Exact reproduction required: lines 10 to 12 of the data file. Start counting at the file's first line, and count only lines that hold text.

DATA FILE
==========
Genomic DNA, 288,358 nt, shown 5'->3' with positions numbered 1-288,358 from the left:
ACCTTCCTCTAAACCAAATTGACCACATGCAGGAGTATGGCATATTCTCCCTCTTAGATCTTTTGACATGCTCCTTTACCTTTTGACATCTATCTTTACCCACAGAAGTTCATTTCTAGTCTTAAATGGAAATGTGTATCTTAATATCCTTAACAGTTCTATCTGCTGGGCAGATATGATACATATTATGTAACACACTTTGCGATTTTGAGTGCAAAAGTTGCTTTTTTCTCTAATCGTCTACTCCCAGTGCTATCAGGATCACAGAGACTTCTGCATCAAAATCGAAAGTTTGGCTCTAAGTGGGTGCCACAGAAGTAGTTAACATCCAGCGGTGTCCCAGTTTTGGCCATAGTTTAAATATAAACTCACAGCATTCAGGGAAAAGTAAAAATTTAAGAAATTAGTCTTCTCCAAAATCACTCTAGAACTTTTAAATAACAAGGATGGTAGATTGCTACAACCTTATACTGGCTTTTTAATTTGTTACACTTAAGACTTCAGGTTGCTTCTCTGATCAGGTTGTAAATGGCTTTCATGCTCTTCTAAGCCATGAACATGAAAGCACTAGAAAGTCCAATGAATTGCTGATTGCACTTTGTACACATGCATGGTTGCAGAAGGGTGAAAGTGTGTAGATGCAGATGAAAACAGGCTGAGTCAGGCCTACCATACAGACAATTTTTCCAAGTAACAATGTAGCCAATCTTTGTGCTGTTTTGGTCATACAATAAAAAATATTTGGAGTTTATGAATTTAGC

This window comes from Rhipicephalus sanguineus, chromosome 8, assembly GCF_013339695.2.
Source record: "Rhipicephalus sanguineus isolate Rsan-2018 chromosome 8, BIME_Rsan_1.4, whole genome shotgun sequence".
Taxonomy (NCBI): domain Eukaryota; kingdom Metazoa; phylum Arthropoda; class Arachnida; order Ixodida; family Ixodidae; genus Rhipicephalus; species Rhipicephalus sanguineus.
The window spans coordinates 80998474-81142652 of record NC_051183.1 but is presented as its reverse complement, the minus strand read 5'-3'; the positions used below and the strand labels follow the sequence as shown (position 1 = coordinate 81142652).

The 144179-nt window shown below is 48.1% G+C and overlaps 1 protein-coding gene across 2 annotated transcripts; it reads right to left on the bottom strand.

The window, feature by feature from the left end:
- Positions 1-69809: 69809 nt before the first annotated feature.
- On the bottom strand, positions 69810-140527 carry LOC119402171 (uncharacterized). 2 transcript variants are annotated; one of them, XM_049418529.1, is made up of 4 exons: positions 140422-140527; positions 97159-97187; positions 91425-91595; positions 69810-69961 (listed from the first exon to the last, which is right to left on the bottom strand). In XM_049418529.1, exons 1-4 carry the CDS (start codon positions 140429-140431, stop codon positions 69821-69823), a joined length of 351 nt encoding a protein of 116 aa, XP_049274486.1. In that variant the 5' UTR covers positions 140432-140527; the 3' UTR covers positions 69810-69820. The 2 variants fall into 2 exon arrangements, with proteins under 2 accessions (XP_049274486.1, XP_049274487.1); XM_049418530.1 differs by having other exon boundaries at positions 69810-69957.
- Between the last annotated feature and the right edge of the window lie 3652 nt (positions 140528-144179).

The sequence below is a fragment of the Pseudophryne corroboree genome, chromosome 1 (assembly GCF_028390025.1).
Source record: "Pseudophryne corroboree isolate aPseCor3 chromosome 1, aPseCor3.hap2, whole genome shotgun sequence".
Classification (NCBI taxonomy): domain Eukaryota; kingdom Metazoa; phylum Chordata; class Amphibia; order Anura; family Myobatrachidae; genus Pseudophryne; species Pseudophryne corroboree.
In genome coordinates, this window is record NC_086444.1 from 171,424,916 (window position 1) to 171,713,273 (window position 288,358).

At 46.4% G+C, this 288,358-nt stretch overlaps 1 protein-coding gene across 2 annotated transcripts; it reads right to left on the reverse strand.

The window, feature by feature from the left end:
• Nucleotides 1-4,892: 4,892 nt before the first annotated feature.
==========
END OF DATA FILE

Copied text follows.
- On the bottom strand, positions 69810-140527 carry LOC119402171 (uncharacterized). 2 transcript variants are annotated; one of them, XM_049418529.1, is made up of 4 exons: positions 140422-140527; positions 97159-97187; positions 91425-91595; positions 69810-69961 (listed from the first exon to the last, which is right to left on the bottom strand). In XM_049418529.1, exons 1-4 carry the CDS (start codon positions 140429-140431, stop codon positions 69821-69823), a joined length of 351 nt encoding a protein of 116 aa, XP_049274486.1. In that variant the 5' UTR covers positions 140432-140527; the 3' UTR covers positions 69810-69820. The 2 variants fall into 2 exon arrangements, with proteins under 2 accessions (XP_049274486.1, XP_049274487.1); XM_049418530.1 differs by having other exon boundaries at positions 69810-69957.
- Between the last annotated feature and the right edge of the window lie 3652 nt (positions 140528-144179).

The sequence below is a fragment of the Pseudophryne corroboree genome, chromosome 1 (assembly GCF_028390025.1).